• Create the user SPRestore in Active Directory
  • Add the user to the local administrators group
  • Execute the Add-SPShellAdmin PowerShell command using your SPFarm account
  • Additionally execute the following PowerShell command (this is not documented within the TechNet article):
    $w = Get-SPWebApplication -identity $webapp
    $w.GrantAccessToProcessIdentity("SHAREPOINT2013\SPRestore")
    This action is equal to grant full control on the webapp via central administration. By the way, strangely, tests show that only read access is sufficient.
  • Using SQL Server Management Studio:
    Grant the SPRestore user the DB_Owner DB role of the relevant content database
    Grant SPRestore the fixed server role: securityadmin. Also strangely, although documented in the TechNet article, tests show that this latter grant is not required.

Error 2: no content database available

As you most probably already have experienced, a correctly provisioned account can still lead to the following fatal error:

In PowerShell:

Restore-SPSite : The operation that you are attempting to perform cannot be completed successfully. No content databases in the web application were available to store your site collection. The existing content databases may have reached the maximum number of site collections, or be set to read-only, or be offline, or may already contain a copy of this site collection. Create another content database for the Web application and then try the operation again.

In ULS:

System.InvalidOperationException: The operation that you are attempting to perform cannot be completed successfully. No content databases in the web application were available to store your site collection. The existing content databases may have reached the maximum number of site collections, or be set to read-only, or be offline, or may already contain a copy of this site collection. Create another content database for the Web application and then try the operation again. at Microsoft.SharePoint.Administration.SPContentDatabaseCollection​.FindBestContentDatabaseForSiteCreation(IEnumerable`1 contentDatabases, Guid siteIdToAvoid, Guid webIdToAvoid, SPContentDatabase database, SPContentDatabase databaseTheSiteWillBeDeletedFrom) at Microsoft.SharePoint.Administration.SPContentDatabaseCollection​.FindBestContentDatabaseForSiteCreation(SPSiteCreationParameters siteCreationParameters, Guid siteIdToAvoid, Guid webIdToAvoid, SPContentDatabase database, SPContentDatabase databaseTheSiteWillBeDeletedFrom) at Microsoft.SharePoint.Administration.SPSiteCollection.Restore(String strSiteUrl, String strFilename, Boolean bOverwrite, Boolean bGradualDelete, Boolean hostHeaderAsSiteName, Boolean preserveSiteId) at Microsoft.SharePoint.PowerShell.SPCmdletRestoreSite​.InternalProcessRecord() at Microsoft.SharePoint.PowerShell.SPCmdlet.ProcessRecord()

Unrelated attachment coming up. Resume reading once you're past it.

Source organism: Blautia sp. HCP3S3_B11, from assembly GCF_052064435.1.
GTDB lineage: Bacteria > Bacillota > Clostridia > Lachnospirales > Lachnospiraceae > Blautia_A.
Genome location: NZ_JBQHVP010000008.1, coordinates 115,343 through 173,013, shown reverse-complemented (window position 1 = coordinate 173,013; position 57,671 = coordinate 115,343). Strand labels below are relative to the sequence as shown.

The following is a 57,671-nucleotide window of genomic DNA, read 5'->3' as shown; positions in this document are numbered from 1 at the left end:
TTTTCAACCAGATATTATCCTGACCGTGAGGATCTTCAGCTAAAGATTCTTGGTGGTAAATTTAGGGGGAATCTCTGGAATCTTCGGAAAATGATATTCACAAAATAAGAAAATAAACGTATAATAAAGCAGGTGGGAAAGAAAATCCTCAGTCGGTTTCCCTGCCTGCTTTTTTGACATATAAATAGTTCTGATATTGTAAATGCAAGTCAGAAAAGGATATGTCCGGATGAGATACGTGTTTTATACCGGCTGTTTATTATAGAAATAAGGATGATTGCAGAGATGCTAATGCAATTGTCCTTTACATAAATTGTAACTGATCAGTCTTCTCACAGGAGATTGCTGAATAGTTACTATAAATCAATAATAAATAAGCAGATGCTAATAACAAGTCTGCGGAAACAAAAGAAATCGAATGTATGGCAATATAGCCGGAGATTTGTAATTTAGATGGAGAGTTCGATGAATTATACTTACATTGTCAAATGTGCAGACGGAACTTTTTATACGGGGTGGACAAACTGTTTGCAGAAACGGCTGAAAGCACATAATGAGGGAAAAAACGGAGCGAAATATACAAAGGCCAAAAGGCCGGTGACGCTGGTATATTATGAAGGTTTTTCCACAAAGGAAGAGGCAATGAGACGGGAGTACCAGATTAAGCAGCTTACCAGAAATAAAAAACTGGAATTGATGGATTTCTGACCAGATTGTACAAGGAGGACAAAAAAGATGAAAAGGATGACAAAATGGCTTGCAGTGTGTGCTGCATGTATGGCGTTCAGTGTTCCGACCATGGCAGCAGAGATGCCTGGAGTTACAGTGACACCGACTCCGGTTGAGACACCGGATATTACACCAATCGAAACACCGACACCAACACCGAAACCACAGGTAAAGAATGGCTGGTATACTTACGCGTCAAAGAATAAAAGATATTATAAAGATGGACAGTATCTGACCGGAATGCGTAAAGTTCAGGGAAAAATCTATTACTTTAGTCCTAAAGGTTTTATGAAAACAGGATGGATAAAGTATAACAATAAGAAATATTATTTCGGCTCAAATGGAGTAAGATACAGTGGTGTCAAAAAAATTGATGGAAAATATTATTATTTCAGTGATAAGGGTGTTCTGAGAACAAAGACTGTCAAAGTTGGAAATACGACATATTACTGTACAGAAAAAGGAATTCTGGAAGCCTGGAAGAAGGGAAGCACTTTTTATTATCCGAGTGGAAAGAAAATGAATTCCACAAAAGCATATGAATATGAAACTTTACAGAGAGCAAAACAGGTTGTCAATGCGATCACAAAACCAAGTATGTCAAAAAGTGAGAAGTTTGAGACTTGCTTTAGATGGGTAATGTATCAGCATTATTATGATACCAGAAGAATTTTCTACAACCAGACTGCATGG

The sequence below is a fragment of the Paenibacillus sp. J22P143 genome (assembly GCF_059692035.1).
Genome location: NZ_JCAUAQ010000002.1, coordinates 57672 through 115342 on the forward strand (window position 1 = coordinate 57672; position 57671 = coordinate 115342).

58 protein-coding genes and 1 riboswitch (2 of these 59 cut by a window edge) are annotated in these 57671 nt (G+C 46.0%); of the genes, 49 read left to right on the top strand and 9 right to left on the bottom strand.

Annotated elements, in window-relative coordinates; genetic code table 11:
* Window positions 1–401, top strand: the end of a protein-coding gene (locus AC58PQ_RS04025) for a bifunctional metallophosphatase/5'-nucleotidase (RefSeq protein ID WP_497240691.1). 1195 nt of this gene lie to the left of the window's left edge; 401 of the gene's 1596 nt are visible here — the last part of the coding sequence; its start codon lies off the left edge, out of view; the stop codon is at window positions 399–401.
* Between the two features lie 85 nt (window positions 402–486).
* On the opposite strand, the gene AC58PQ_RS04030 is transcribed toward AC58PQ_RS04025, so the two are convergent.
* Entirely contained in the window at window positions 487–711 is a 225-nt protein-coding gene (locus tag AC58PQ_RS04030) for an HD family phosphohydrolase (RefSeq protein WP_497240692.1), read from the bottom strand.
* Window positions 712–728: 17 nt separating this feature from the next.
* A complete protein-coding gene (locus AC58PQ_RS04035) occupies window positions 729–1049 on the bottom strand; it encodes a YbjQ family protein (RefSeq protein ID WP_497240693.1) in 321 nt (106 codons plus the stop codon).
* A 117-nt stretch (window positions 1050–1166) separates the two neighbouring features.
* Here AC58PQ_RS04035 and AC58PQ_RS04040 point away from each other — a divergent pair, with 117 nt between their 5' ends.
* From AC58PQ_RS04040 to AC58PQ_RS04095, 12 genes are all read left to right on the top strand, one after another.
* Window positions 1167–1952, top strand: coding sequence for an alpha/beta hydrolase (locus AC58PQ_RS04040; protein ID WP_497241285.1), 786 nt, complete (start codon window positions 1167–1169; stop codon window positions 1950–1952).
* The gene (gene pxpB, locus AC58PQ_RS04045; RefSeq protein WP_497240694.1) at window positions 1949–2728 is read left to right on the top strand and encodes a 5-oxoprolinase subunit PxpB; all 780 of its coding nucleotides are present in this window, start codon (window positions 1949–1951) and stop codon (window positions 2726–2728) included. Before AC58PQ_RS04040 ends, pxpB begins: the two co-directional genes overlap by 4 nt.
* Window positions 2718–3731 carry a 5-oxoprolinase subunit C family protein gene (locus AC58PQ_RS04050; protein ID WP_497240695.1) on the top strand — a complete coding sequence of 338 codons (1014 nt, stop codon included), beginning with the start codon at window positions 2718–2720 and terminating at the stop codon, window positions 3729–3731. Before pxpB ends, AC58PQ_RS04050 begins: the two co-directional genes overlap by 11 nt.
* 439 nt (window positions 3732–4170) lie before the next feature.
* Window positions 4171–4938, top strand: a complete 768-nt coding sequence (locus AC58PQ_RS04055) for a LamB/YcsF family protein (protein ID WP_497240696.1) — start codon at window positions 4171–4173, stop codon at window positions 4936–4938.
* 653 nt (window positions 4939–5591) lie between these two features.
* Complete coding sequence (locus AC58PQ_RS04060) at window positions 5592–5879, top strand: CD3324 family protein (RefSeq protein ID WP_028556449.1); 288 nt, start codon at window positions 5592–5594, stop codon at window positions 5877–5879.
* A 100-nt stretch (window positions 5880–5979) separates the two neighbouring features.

Solution to error 2

After some research (decompilation of the relevant methods within the SharePoint assemblies) it looks like SPSiteCollection.GetContentDatabase contains a bug. I created two c# snippets to simulate the innerworkings of the PowerShell command:

string SiteURL= "http://spdev/";
string BackupFile = @"c:\backup\backup.bak";
SPWebApplication webapp = SPWebApplication.Lookup(new Uri(SiteURL));
SPSiteCollection mySiteCols = webapp.Sites;
mySiteCols.Restore(SiteURL, BackupFile, true);

results in the exception.

string DatabaseServerName = "spdatabaseserver";
string ContentDatabaseName = "contentdb";
SPContentDatabase db= Support.GetContentDatabase(webapp, DatabaseServerName, ContentDatabaseName);
db.Sites.Restore(SiteURL, BackupFile, true);

does not result in the exception. This brings us to the conclusion that one should always specify database server name, and content database name. Instead of:

Restore-SPSite -Identity $SiteURL -Path $BackupFile –Force

Always use:

Restore-SPSite $SiteURL -path $BackupFile -force -databaseserver $DatabaseServerName -databasename $ContentDatabaseName

I hope this blog is of any help to all of you out there doing great SharePoint work. Please let me know if you need any further assistance.

dinsdag, juli 09, 2013

How to publish the SharePoint 2013 Task Center onto a webpart page

Have you ever wondered how you would be able to show the superb SharePoint 2013 My Site Task Center within a custom webpart page?

By inspecting the application page AllItems.aspx within the My Site site with SharePoint Designer you can find out how.

Open your webpart page in advanced mode. Register a prefix to the required namespace as follows:

And add the following webpart to your favorite webpartzone:

Et voila!

image

donderdag, mei 09, 2013